By Gemma Curry

TW: Reference to anti-Semitism

Chants centred around the Holocaust and repeated use of the anti-Semitic slurs have plagued British football for many years. Football fans have a reputation for being ignorant and it is about time football makes clear this is not okay.

Football’s inclusion and diversity organisation ‘Kick it Out’ has made multiple films to stop this often working closely with David Baddiel and Ivor Baddiel. David Baddiel made a film specifically about Spurs fans using terms such as “yiddo” in 2011, but it has taken until February 2022 for Tottenham Hotspur to finally request that the fans “move on” from using the “Y-word.” Despite people, like the Baddiel brothers, speaking out for years over the offensive use of the word it took until this year for the club to finally do something. The word originally belonged to the Jewish community and was inoffensive, but in the 1930s it took on a new derogatory meaning, especially in the UK, as it was used against Jews or a person of Jewish descent. So why would a slur be used in both the marketing and culture of a football team?

The location of Spurs’ stadium happens to be near an area where many of London’s Jewish community live. So, the team was labelled as ‘the Jewish team’ and opposition fans for decades now have been extremely antisemitic when playing Spurs. In retaliation to other teams’ anti-Semitism, Spurs fans started to play heavily into the stereotyping of their club as Jewish. However, this meant football fans with no connection to Judaism felt as though they could reclaim anti-Semitic slurs even though this should obviously be something done only by Jews.

In 2020 the Oxford English Dictionary even updated the definitions for ‘yid’ and ‘yiddo’ to not only be derogatory terms for Jews but also “a supporter of or a player for Tottenham Hotspur Football Club,” showing just how normalised this blatant antisemitism has been in society. Spurs did criticise this action by the Oxford English Dictionary saying that it lacks “context,” but in the same statement suggested that their “fans (both Jewish and gentile) have never used the term with any intent to cause offence.” This reiterated that they believed they had the authority to reclaim this slur and turn it into an inoffensive word, without the permission of the community it affects.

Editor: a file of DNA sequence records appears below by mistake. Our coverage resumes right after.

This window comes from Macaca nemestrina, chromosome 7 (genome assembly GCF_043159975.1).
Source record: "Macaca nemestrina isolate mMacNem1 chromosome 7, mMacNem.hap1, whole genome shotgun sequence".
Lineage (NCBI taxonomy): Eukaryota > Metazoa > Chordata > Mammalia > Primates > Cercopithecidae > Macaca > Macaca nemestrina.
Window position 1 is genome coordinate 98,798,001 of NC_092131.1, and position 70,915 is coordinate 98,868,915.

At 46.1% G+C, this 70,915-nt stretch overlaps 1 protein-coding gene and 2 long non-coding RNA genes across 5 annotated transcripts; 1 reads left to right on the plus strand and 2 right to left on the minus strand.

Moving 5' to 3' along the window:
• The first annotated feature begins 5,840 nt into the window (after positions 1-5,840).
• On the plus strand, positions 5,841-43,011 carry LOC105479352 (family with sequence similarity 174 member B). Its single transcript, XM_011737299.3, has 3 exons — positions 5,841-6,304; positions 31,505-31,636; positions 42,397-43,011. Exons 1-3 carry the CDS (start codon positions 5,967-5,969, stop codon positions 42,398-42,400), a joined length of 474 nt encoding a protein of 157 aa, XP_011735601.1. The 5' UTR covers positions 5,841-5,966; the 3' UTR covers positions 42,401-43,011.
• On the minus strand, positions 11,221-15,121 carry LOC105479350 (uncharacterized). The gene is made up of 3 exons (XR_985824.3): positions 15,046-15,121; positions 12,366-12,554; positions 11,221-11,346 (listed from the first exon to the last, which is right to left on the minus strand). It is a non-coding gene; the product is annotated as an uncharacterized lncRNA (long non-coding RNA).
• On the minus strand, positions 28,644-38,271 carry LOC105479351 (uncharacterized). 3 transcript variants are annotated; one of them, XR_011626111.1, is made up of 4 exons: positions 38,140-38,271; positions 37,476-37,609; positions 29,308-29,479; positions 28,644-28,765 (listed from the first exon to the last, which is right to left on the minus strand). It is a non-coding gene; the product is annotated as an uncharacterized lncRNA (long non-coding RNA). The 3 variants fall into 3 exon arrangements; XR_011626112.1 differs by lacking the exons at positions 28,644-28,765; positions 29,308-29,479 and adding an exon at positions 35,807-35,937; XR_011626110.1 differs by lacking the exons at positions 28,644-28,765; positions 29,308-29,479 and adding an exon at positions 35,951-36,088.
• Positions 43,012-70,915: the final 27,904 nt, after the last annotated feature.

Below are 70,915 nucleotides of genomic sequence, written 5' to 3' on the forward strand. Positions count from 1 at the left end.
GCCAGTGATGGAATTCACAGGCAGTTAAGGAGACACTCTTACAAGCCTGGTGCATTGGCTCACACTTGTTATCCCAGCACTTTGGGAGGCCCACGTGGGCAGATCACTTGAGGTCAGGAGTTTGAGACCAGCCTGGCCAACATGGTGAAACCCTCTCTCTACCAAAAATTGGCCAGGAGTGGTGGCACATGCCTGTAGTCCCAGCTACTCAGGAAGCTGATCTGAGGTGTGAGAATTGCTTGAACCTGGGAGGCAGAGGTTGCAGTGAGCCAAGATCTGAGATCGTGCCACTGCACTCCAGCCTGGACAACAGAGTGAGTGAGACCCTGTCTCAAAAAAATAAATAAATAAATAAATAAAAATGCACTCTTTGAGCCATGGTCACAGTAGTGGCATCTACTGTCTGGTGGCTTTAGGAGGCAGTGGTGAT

The fact that a specific football club in England is connected to such negative language as it is associated with being ‘Jewish’ shows how internalised antisemitism is within football.

Spurs is not the only football club that’s had to address anti-Semitism within its club. In 2017 fans of Lazio came under fire for their anti-Semitism. When playing against A.S. Roma, a rival club, Lazio fans thought it was appropriate to bring stickers of famous Holocaust survivor Anne Frank wearing the opposite teams’ colours, as if it is insulting to be compared to Frank, who is remembered for her bravery in the face of oppression. Lazio had to do a lot of damage control following this which they did by playing excerpts of her diary on the speakers of the stadium and having the players come out wearing a photo of Anne Frank on their kit in protest of the actions of their fans. Lazio also at this time made a promise to take its fans on trips to Auschwitz in order to educate against their horrific ignorance, however this never occurred.

There also seemed to be a slight wake-up call in this country following an anti-Semitic incident in November 2021 where West Ham fans attacked a Jewish man on a flight that was captured and went viral on the internet, the fans singing the anti-Semitic song were investigated for their actions.
Whilst anti-Semitism is still prevalent in football, we are starting to see footballers, fans, and football clubs taking action to try and change this. Manchester United players Marcus Rashford and Jesse Lingard both spoke out on social media against anti-Semitism in the sport after photos circulated of them pictured with anti-Semitic rapper Wiley who has repeatedly made clear he believes in the death of all Jews. Both Rashford and Lingard explained that they were not aware of Wiley’s beliefs when the photo was taken but also used the unfortunate incident to speak out against anti-Semitism in football.

Chelsea Football Club has done a lot of work to fight anti-Semitism in the sport, including having an exhibition about anti-Semitism and the Holocaust. This was part of their Say No to Antisemitism Campaign which has been building since it began in 2018.

Anti-Semitism remains a problem in football and should not be tolerated. It is often ignored within society and the way it has existed within football for so long and so publicly without change is testimony to this. It is no secret that football is a very problematic sport from its institutional racism to its misogyny, and clearly its anti-Semitism, but we do see hope for how it can help make a change in society the more football clubs oppose hate in all forms.

Photo Credit: Hal Gatewood via Unsplash